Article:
It may sound a little silly to put a dog in a baby’s crib, but depending on the size of your pet, this may be a great way to determine whether or not the crib can really hold up to use with a baby. Consider how heavy your baby currently is (or will likely be at birth if he or she hasn’t arrived yet), but think about how much he or she will weigh by the time you discontinue use of the sleeper too. If your dog or cat matches up to these sizes pretty well, you may just have a test subject on your hands!
It’s never safe to leave your baby unattended when sleeping because you don’t know whether or not he or she will move around and become tangled or trapped in anything that may be present in the bed. This is especially true of co sleeping beds, and if you’ve built the sleeper yourself, you don’t want to run the risk of your child getting hurt in something you put together if you could avoid this possibility.
Have you decided which type of co sleeping bed you want to try to build? Do you feel that DIY bug encouraging you to get out there and try building all three of them? Or are you still feeling a little bit apprehensive about the prospect of this challenge? If you’re worried about it, you may prefer to try a DIY project that will allow you to convert an existing crib into a co sleeping sidecar instead.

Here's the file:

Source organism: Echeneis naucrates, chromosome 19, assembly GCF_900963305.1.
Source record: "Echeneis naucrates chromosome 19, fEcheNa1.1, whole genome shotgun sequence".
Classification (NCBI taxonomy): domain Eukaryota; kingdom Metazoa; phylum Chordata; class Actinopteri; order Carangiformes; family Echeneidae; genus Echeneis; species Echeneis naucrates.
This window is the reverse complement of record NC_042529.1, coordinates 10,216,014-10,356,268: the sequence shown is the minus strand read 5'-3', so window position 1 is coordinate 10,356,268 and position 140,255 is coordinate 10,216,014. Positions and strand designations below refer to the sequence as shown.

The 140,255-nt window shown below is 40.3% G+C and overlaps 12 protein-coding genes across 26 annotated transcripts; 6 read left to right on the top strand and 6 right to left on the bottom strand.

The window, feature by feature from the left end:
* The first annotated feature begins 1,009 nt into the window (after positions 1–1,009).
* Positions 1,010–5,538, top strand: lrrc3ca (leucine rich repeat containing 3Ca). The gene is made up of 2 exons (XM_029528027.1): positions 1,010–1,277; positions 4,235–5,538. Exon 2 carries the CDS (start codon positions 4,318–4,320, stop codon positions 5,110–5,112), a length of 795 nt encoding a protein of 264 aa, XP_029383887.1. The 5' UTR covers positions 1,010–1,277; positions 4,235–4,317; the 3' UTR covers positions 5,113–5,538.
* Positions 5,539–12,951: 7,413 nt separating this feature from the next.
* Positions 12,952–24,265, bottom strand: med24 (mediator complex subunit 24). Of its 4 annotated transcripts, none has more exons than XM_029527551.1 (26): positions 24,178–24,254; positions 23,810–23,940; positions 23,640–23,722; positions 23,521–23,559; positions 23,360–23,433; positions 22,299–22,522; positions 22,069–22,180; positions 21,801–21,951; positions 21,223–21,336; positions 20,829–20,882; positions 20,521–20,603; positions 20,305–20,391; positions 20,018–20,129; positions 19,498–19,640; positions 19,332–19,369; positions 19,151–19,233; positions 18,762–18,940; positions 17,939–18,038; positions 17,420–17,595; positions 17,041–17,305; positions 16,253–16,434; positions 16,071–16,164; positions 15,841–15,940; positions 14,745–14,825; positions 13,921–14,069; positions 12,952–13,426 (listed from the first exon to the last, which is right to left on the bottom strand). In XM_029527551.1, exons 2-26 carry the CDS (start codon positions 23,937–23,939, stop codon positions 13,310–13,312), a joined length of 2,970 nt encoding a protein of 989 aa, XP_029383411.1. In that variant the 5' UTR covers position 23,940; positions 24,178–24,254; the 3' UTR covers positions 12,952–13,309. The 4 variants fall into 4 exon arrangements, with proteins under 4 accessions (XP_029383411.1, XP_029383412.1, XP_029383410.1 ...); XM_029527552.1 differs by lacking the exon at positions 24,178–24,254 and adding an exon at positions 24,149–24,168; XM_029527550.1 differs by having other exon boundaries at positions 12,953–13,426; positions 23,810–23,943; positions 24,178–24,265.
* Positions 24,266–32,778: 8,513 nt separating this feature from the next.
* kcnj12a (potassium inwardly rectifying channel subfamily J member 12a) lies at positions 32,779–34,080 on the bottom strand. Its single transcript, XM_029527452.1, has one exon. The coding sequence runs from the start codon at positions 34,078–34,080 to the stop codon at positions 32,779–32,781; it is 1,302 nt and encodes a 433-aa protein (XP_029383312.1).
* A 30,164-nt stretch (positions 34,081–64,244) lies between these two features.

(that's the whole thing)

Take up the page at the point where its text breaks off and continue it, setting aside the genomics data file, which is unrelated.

However, don’t worry too much about being able to successfully pull off one of these great sleepers. Follow the directions, take your time, and you should be well on your way to a great homemade co sleeping bed in no time.
If you are worried about whether or not co sleeping is even right for you and your baby, take some time and do a little bit more research before you get started. You may want to look up information on safe co sleeping arrangements, when it’s time to stop co sleeping, and how you’re going to break the habit when the time comes. If you’ve already got another child bed sharing with you, it may also be time to move him or her to another sleeping arrangement even if you’re planning to co sleep with your new baby without bed sharing.
Before introducing your baby to a co sleeping arrangement, make sure you speak to your child’s pediatrician or your own doctor to determine whether or not this is a good choice for you. Healthcare professionals who specialize in infants and toddlers should be able to give you plenty of information about safe and effective co sleeping with your little one.
Most importantly, don’t worry, and try to have fun with your new project! It can be very exciting to build something that your child is going to use, so take your time and enjoy the challenge!